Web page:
In honor of my Xbox, allow me to speak epicly for a moment.
I celebrate my console, and sing my console.
The gate to many worlds, the projector of many dreams, from the juvenile to the complex, from the violent to the serene, my console is a thing of great power. But his end is nearing.
(Despite the common nautical tradition of referring to beloved inanimate objects as if they were female, my console is a dude.)
My Xbox flirts with death. He has the unmistakable marks of a piece of hardware in its final hours. His CD tray, when commanded to open, half of the time simply shudders and wheezes. The console’s cooling fan roars as though it is a World War I fighter plane. His exterior, once immaculate white, is now discolored and blemished.
Most worrying, most suggestive of doom, is the one quadrant of the infamous red ring that on occasion will engage, an ill-omened crimson star rising in the night sky. The first time this happened I nearly bid farewell to the ancient warrior right there.
Yet ever onward he trudges. A few days later he returned to the world of the functional, but despite his phoenix-like return from the netherworld, I am not deluded. I know that soon my first next-gen console will have expired. And so, as people are wont to do when faced with the end of an era, I look back in appreciation.
In the years before my Xbox 360, I wandered the wastes of cheap laptop gaming. I ran games like Oblivion and Fallout 3 with foolish, futile hope that they would go faster than two frames per second. I delved into outdated titles and relished them even in their antiquity. But I found that there was a joy I was missing – the joy of playing the games of now, the games of here, the games of this time.
Before my Xbox, the last time I had felt that was as a teenager, watching with my family as our new Dreamcast jolted to life, displaying some of the most mind-blowingly vivid images I’d ever seen. These same images now look clunky and garish, but the memory is undimmed. I was constantly ready to be shocked by the universe my console was generating.
So when I received my second-hand Xbox almost a year ago to the day, I knew some bit of what was to come. But even knowing this, the present astounded me.
My 360 is large, it contains multitudes.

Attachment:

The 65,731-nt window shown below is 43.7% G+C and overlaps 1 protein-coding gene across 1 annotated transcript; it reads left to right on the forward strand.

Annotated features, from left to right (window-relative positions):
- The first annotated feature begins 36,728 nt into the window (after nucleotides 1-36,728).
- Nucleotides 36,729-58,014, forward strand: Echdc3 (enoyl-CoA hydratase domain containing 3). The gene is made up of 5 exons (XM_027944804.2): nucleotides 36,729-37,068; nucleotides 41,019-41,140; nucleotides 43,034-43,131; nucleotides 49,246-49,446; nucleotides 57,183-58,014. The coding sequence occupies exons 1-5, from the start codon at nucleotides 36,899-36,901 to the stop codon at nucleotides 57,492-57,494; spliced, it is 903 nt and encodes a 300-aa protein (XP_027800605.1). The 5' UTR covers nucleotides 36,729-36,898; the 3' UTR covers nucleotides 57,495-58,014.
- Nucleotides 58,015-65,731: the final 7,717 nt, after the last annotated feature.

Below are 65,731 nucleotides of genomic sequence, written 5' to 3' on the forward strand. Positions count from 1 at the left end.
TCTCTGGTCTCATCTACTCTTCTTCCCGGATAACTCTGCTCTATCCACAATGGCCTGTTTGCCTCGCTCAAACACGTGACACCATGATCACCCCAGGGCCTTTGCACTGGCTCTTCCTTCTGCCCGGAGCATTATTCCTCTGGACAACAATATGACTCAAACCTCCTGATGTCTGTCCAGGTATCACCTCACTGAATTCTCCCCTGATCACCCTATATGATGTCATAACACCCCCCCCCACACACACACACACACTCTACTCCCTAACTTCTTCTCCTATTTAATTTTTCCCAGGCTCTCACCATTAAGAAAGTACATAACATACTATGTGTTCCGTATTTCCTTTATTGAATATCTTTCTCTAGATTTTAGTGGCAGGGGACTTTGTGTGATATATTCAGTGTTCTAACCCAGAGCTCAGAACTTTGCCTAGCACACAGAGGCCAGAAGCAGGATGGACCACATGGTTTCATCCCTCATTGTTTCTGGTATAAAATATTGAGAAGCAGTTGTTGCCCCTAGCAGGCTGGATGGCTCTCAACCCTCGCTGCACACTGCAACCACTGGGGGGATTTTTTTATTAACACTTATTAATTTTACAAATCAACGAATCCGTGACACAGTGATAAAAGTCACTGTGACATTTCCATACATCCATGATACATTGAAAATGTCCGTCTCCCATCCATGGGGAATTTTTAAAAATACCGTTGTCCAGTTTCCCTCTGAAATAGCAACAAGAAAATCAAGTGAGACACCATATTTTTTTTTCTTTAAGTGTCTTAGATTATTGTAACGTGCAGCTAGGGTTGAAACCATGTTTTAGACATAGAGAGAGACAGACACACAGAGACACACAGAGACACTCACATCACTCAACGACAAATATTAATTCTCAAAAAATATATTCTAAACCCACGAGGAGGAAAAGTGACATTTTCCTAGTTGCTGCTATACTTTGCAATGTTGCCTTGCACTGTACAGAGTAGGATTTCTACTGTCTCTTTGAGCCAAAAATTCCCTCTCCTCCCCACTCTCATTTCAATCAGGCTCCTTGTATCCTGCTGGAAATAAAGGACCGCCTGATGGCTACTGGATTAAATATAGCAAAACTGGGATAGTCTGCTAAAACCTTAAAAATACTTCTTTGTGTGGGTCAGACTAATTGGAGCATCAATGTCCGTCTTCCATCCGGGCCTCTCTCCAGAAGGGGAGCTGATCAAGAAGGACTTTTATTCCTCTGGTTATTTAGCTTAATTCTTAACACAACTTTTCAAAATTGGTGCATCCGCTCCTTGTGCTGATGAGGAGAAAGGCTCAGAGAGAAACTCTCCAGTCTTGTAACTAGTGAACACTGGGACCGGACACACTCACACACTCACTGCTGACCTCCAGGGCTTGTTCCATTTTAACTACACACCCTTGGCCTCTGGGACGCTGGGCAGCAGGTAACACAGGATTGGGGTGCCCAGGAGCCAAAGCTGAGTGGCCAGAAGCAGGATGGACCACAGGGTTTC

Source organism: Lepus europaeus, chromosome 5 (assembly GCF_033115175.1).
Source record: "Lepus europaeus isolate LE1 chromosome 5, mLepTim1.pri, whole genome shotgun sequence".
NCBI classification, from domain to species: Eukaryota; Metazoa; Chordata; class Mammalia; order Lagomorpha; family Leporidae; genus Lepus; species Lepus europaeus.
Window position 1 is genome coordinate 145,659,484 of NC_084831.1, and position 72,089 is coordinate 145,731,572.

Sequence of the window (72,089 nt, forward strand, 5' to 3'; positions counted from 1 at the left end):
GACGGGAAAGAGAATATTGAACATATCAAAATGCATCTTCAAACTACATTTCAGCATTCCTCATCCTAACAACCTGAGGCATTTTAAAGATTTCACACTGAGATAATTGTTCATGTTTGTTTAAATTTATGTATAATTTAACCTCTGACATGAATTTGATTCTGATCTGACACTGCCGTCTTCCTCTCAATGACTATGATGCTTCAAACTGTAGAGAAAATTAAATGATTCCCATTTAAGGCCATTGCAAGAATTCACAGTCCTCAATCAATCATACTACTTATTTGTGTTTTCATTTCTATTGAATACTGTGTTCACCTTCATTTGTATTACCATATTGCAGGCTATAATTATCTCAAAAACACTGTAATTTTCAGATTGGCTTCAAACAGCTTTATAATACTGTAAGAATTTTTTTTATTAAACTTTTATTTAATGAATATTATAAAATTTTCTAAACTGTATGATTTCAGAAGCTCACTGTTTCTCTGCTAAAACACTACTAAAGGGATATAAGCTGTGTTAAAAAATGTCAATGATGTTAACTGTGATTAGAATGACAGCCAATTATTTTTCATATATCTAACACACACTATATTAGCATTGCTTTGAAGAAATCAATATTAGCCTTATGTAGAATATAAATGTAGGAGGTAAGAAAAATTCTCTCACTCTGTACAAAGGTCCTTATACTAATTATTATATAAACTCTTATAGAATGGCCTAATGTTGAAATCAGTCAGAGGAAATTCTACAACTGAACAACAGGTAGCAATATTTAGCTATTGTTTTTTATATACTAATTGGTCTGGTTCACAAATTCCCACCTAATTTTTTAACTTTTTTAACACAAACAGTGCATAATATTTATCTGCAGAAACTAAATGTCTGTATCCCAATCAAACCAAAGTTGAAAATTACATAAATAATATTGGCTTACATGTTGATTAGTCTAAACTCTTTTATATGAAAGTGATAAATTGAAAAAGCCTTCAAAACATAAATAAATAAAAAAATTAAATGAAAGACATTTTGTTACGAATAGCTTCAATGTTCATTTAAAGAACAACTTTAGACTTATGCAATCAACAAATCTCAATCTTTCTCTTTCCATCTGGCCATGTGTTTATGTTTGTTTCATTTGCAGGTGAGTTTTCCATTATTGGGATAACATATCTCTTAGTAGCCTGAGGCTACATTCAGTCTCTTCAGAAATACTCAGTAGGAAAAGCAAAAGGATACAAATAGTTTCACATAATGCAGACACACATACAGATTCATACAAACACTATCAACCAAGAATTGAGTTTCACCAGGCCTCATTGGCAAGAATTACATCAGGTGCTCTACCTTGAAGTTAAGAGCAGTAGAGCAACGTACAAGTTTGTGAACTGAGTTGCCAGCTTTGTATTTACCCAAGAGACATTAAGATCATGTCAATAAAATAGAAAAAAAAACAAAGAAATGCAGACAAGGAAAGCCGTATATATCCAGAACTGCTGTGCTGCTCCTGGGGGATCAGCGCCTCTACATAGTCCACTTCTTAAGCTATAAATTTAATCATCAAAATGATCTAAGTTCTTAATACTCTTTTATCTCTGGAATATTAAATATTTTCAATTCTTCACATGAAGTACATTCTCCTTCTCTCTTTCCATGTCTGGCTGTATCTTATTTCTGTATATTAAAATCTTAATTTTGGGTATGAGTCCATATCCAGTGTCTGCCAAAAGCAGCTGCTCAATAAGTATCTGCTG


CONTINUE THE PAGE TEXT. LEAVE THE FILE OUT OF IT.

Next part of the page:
We can coax such beauty from this generation of consoles! Even the likes of the first Mass Effect or Gears of War, even BioShock with its carnage blurred by running water everywhere… The uncanny valley, that visceral distaste at seeing facsimiles of humans too close to ourselves but not quite right, is somehow untrod. The images my 360 has shown me have been so many things; ugly is rarely among them.
The breadth of our games is mammoth. Once, genres were steel walls. In platformers you jumped. In RPGs you leveled up. With a few transcendent exceptions, titles stayed within the conventions of their genres. How charming those games still are, but how small as well.
Now, genres are not walls, but curtains of beads. Games can skirt between them at will. Deus Ex: Human Revolution was one of my first ventures into this-gen. One could choose what genre it fit into: FPS, stealth, cover shooter, RPG. I exalted in the pathways that were no longer blocked, the openness of a world that had so much room for seeking and uncovering.
And thus, each game I encountered inspired a distinct feeling. Each game is whatever it wants to be, even when the result doesn’t work. Mirror’s Edge is a first-person adventure title that makes guns less interesting than jumping. Invigorating! Frustrating! Or the original Borderlands, its chimpanzee compulsion and stockpiling ad infinitum? Ingenious! Idiotic! I am awash in the complexity of play, a sandbox where your fun can be past the sand. Past the box itself and out into the grassland that crawls out beyond.
So, my Xbox, I salute you in your last hours. I buy new games and shove them into your decaying disc tray. I ignore your gasps and your failures, I squeeze from you every cutscene I can.
And when you do cease to be, when you lose the power within you and become one more scrapped machine in a world crowded with such, I will remember what you have shown me. You made me yearn again for the future of gaming. You took gaming from behind me and planted it here, fresh and vibrant and an unknowable challenge. You revived the world beyond the screen for me, and I thank you for it.
Urge, and urge, and urge;
Always the urge of the simulated world.
With thanks / apologies to Mr. Walt Whitman.
About the Author:
Aaron Matteson is a stage actor in Brooklyn, a Seattle native, and an alum of Village Voice Media's Joystick Division.
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